Business processes:

Having seen a couple of approaches to codifying BP's I've formed the following opinions:

a) Less code is better. Business processes evolve. Software delivered in waterfall doesn't. In XP, adding features etc. sucks when your data model is shifting under your feet. (see also: why BP's should be expressed in (e.g.) a scripting language, not in compiled files.)

b) More freedom is better. People will ask "why can't I do X" where X is "attach an Excel file to the approved version of a final report, if the accountant signed the books in the last weekly meeting" - and coding that in Java or even a scripting language is stupid.

c) Less structure is better. Structure should be emergent, then inferred, not imposed. Evolved structure is seamless. Imposed structure is rigid and inflexible.

d) The more users, the better. Network effects increase an organizations net investment into a solution, and therefore (hopefully) increase its net benefit.


DomreiRoam said...

I think it depends heavily on wich kind of BP you are talking: accounting rules or ISO procedure dont change that easily and you must certify that all rules are respected.

c) depends also of the data itself accouinting is not natural a contract neither but other must information are more versatile.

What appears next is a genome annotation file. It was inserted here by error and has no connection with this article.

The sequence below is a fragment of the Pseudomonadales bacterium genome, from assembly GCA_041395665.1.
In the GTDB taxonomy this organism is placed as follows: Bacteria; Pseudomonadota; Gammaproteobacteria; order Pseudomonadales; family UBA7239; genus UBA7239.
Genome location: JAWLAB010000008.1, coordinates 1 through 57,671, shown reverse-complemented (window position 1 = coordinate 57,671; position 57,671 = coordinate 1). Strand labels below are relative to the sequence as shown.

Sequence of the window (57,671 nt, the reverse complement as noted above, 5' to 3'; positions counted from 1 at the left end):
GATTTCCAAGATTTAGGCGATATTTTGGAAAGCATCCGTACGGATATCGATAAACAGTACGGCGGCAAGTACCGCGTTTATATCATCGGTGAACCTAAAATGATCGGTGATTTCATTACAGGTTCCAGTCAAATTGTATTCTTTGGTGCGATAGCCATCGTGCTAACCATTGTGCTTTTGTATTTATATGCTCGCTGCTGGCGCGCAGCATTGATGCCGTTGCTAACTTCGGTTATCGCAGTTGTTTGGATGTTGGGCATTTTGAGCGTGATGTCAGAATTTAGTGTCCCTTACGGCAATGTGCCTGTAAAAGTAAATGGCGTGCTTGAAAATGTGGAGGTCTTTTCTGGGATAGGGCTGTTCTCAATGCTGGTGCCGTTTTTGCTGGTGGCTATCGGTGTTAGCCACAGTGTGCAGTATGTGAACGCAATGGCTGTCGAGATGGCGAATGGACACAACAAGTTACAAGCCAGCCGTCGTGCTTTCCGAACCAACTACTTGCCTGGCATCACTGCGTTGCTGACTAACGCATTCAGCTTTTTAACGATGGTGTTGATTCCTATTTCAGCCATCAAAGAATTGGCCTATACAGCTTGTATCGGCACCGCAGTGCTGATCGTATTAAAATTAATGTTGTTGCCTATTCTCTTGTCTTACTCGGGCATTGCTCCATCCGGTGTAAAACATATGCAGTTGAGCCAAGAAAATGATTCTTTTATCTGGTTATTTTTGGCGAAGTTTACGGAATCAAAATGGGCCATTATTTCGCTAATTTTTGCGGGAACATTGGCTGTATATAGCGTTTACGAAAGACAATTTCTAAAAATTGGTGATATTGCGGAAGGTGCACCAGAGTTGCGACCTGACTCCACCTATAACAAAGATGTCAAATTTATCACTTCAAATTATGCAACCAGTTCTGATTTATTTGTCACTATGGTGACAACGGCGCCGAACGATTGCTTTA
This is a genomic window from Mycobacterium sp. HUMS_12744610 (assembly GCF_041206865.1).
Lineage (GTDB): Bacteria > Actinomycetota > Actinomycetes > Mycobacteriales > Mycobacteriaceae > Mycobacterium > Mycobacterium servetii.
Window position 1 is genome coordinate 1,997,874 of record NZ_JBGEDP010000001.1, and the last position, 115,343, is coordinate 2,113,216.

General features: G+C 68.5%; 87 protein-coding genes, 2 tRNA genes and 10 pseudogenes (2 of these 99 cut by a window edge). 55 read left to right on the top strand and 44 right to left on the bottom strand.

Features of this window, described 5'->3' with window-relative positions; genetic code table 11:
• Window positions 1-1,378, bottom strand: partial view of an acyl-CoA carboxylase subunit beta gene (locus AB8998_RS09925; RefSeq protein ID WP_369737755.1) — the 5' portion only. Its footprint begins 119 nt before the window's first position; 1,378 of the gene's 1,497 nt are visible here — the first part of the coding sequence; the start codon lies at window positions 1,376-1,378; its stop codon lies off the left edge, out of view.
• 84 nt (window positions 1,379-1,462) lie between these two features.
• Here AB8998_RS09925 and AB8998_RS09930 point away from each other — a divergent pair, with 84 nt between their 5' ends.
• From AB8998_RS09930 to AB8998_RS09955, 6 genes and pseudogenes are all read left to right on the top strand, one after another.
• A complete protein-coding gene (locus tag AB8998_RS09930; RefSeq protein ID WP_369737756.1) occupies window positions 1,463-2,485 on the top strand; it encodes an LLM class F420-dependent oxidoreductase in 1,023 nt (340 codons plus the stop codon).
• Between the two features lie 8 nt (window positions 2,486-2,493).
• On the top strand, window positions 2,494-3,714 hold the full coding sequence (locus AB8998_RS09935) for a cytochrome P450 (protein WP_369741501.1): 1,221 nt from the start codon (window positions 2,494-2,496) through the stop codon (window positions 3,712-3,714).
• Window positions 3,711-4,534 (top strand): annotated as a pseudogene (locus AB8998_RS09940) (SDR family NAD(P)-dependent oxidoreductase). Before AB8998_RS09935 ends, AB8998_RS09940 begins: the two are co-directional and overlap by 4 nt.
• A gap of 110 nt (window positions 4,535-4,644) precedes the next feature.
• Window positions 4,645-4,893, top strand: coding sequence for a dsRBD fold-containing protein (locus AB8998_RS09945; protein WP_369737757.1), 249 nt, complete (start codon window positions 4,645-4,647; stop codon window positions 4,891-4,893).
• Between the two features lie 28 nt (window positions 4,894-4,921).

What I think is that you have some businsess process that need to be handled in a rigid way other not.

The same apply to data.

I think the best approach is to have both :p.

Look for an Heldesk system: you need to have a very formal system to be sure that all customer gets answer in time but you need also lots of freedom for processing the issue/bug .

The data you need to solve the issue is not always the same; the people, ressource and process involved to solve a particular problem can vary and so you need different BP some very rigid (formal interface to the customer) and some not.

Ian said...

I'm an extreme anti-structuralist! So OK granted, as we said at breakfast there are places where BP's need structure (one-nil to Gael!)

I also think that you have a point when it comes to the necessity of structuring business proccesses (two-nil!), *however* I think the structure should be in what people do, not in the software they use.

Of course the software can help enforce structure, as in the helpdesk example, but as we said there should also be ways for people with relevant permissions to short-circuit the structure. We're back to making an infinitely complex and recursive system again :-)